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10 lunches to boost your brain health

16 min read

These 10 healthy lunch options offer brain-boosting benefits.
(Liz Weiss)

While eating a nutritious lunch is certainly smart for your overall health, did you know that certain foods might directly impact the health of your brain? Salmon, nuts and seeds, avocado, grapes, beans and eggs are just some of the foods with brain-boosting nutrients and antioxidants. To help you get the most brainpower from your mid-day meal, check out these ten tasty lunch recipes from some of the nations top registered dietitian nutritionists.

(Jackie Newgent)

An almond-inspired take on cold peanut noodles, this recipe has almonds in two ways; almond butter is whisked into the sauce for creaminess and toasted sliced almonds are sprinkled on top for bonus crunch. “Combined, the nutty addition gives this bowl a punch of protein, vitamin E and deliciousness. It also has lots of veggies to make it extra nutritious,” says Jackie Newgent, RDN, culinary nutritionist, author of “The All-Natural Diabetes Cookbook.” Almonds, including almond butter, are a top food source of vitamin E, which Newgent says is good news for the brain, since research finds the vitamin may play a role in boosting alertness and memory as well as slowing cognitive decline. “Since the brain is fueled by carbohydrates, pairing almonds in a meal with ‘good’ carbs, like you’ll find in this noodle salad, is food for thought—literally and figuratively,” she says.

(Patricia Bannan)

This easy, make-ahead lunch recipe is packed with two powerful ingredients for your brain: grapes and salmon. Grapes are a natural source of beneficial plant compounds called polyphenols, associated with numerous health benefits, including heart and brain health. Polyphenols are found in every part of the grape—the skin, flesh, and seeds—and in grapes of all colors. Naturally sweet, three-quarters of a cup of fresh grapes contains just 90 calories and is an excellent source of vitamin K. Salmon and other fatty fish (such as mackerel, halibut, anchovies and sardines) are rich in omega-3 fatty acids, which research shows are important for cognition (brain memory and performance) and behavioral function. Docosahexaeonic acid (DHA) and eicosapentaenoic acid (EPA), the two types of omega-3s found in fatty fish, are the most important types of fat for brain health. To achieve optimal levels, the Dietary Guidelines recommends two servings of fatty fish per week. The kale, walnuts and barley in this tasty recipe will boost the nutrition content even further.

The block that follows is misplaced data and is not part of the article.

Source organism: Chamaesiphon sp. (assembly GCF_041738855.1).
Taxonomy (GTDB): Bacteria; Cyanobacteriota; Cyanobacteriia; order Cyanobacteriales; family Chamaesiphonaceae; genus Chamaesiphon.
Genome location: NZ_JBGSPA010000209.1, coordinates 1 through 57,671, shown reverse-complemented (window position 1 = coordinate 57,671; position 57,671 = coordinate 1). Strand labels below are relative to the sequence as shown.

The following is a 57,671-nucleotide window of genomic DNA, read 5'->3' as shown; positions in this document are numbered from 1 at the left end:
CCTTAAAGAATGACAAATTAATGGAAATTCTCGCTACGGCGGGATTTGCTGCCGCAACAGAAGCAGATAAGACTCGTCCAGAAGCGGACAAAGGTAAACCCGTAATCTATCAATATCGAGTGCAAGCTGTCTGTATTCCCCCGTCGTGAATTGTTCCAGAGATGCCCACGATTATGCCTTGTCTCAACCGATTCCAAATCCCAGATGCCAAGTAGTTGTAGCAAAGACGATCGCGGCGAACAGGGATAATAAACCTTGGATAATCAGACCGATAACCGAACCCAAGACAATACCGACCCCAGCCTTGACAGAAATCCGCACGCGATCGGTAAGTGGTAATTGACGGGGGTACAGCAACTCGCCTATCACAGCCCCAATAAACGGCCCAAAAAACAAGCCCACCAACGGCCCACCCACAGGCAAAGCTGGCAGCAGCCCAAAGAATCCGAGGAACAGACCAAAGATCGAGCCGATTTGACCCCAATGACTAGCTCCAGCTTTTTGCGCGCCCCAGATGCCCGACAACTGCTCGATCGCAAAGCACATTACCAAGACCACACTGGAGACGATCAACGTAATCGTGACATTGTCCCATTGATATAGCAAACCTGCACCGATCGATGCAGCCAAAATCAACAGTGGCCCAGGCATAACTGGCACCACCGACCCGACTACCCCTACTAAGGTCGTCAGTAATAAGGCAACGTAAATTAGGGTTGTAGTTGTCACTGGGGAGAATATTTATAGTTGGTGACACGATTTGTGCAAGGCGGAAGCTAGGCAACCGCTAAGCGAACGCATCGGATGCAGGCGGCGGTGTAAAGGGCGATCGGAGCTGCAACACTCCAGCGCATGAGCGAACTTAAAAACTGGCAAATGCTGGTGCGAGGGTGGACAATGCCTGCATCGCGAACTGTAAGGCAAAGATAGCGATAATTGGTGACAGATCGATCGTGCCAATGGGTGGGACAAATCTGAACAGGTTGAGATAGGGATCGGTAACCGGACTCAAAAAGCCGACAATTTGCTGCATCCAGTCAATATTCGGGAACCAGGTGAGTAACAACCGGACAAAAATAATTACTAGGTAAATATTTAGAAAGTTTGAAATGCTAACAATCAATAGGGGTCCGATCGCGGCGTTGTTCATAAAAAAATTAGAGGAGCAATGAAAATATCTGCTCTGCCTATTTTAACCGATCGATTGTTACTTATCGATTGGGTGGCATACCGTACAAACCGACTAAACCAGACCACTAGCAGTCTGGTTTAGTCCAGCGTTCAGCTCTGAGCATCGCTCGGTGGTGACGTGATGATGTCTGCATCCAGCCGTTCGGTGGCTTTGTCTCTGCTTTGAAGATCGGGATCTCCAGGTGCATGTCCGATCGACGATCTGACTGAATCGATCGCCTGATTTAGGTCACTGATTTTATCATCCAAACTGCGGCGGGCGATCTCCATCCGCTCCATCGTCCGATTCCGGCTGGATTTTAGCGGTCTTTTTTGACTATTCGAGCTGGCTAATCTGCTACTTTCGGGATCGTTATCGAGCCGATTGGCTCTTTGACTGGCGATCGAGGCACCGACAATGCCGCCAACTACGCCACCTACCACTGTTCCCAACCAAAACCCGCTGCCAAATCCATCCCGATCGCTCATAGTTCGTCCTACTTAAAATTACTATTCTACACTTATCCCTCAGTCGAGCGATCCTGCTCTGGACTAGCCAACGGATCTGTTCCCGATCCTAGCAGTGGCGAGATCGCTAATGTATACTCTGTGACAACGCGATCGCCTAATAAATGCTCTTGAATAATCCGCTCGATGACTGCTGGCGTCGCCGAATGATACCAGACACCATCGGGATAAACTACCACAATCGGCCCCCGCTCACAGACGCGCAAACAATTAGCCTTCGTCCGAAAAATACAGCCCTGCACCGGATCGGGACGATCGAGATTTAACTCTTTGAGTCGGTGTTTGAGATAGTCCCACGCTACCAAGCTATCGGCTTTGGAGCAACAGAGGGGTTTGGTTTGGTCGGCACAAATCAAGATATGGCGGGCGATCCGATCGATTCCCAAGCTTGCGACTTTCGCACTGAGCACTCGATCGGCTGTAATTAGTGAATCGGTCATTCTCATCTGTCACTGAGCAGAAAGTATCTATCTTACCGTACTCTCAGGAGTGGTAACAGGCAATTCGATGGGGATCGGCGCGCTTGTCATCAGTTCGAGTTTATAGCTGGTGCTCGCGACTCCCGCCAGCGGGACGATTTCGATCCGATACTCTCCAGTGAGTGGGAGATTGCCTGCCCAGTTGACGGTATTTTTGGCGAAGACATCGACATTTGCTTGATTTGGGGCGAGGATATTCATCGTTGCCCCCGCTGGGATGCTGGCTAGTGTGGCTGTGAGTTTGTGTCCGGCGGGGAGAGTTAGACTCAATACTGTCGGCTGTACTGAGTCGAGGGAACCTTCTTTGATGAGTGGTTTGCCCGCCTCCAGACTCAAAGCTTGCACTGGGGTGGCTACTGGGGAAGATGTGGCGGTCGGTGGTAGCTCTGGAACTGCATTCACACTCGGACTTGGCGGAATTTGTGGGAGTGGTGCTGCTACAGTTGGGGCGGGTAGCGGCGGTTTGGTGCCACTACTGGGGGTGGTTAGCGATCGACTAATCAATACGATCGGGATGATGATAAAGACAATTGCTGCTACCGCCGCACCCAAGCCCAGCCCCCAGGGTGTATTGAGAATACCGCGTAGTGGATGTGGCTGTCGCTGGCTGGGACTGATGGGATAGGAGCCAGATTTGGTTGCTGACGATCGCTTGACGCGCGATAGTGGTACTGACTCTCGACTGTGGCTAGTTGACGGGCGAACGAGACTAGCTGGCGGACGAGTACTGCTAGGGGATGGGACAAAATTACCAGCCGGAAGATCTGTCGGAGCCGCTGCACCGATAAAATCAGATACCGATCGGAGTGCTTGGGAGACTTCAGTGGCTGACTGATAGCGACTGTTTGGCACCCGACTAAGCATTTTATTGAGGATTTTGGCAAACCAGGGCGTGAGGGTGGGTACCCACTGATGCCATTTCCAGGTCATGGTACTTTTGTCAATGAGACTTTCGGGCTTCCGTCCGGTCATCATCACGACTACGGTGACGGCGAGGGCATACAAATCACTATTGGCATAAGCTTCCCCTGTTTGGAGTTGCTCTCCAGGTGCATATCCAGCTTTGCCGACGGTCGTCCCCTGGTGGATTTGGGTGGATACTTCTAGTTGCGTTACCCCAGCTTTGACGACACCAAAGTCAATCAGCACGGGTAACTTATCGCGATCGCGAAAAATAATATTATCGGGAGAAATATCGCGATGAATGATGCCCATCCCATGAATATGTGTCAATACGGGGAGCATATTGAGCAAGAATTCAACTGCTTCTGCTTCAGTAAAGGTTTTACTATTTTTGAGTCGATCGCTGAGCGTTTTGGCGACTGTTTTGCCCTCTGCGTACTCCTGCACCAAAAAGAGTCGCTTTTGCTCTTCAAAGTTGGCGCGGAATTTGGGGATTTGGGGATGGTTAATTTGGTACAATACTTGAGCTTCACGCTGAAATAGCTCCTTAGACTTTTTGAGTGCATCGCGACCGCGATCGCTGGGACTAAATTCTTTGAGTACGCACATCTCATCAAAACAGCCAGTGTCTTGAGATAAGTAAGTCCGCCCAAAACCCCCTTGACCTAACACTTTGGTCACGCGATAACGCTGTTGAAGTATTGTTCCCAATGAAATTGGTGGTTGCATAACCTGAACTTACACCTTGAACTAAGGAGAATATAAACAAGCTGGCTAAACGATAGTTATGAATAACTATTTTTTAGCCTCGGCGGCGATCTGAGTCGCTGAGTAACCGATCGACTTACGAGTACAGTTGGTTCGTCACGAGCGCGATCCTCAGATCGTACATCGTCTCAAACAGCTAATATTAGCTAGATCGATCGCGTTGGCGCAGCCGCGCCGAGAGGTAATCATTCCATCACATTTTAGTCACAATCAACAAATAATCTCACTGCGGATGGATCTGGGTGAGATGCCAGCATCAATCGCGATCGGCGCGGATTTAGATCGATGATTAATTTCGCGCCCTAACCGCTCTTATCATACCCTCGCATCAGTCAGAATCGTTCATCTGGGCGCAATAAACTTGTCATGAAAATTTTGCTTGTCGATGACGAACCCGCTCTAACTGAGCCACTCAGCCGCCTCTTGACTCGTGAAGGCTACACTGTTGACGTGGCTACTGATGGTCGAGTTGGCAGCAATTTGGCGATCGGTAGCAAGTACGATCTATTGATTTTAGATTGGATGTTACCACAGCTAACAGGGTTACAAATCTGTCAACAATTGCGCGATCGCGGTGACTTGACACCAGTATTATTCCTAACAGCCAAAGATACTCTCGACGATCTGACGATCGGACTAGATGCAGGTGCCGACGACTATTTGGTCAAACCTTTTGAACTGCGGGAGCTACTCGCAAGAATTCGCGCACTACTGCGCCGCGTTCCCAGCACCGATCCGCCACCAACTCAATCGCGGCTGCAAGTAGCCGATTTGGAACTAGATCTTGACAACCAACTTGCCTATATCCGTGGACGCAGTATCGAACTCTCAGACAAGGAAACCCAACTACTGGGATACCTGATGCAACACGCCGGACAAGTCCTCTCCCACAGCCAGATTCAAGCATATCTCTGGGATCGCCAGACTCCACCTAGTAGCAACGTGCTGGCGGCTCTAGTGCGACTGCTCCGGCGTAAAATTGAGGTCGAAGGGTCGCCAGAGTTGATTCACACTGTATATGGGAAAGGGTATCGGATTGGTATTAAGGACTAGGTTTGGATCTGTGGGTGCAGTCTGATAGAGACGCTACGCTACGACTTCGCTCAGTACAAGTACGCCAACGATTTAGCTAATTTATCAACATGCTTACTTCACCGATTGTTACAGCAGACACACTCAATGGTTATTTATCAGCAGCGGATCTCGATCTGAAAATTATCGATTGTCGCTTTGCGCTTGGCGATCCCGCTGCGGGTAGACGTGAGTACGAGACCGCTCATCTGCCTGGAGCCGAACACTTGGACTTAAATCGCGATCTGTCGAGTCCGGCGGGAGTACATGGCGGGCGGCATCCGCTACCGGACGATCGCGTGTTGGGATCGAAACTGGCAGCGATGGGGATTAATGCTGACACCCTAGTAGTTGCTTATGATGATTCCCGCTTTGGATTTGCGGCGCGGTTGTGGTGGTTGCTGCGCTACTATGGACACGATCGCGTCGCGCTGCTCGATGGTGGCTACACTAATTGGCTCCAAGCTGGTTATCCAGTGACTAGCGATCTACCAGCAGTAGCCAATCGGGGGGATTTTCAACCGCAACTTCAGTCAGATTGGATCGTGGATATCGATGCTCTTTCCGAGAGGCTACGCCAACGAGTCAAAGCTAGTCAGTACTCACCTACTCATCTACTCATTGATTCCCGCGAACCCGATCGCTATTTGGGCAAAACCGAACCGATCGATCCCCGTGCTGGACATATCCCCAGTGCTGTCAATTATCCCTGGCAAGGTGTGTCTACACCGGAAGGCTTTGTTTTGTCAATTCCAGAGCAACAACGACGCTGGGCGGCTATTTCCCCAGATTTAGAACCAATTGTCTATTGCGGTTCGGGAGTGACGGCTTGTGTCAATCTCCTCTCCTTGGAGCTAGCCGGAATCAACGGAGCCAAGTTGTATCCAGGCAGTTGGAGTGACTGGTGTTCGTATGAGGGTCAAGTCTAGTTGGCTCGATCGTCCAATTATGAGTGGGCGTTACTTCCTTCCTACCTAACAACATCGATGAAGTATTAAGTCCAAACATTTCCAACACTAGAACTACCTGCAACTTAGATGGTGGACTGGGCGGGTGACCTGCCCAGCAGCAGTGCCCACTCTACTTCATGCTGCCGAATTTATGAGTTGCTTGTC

Elysa Weitala (for Toby Amidor)

Elysa Weitala (for Toby Amidor)

If you’re in the mood for a salad, this portable meal is as delicious as it is beautiful. “This superfood salad contains eggs, a great source of choline, which is linked to fetal and infant brain development as well as enhanced memory and cognition. Studies have found that this nutrient is especially important during pregnancy for both mom and baby because it helps support healthy brain growth and helps protect against neural tube defects. However, choline is not just important during pregnancy. Research suggests that choline helps with long-term memory, and is important throughout your life,” says Toby Amidor, MS, RD author of “Smart Meal Prep for Beginners.” The seeds, berries and leafy greens in this salad are also loaded with nutrition and antioxidants for a super smart lunch.

(Cynthia Sass)

This brain-boosting recipe combines wild salmon, black beans, avocado, veggies, and fresh herbs and seasonings wrapped taco-style in romaine lettuce leaves. “The essential fatty acid DHA found in wild Alaskan salmon protects brain neurons from injury, reduces cerebral inflammation and helps produce neurotransmitters that communicate with cells. Black beans supply folate, which is essential for brain function, and too little folate can lead to neurological disorders, including depression and cognitive impairment. Avocados score triple points for brain health; their monounsaturated fat and antioxidants help to optimize circulation, which means better blood flow to the brain. Their potassium also helps regulate blood pressure, which is protective, since hypertension is a risk factor for cognitive decline,” says Cynthia Sass, MPH, RD, author of “Slim Down Now: Shed Pounds and Inches With Pulses - The New Superfood.”

(Dawn Jackson Blatner)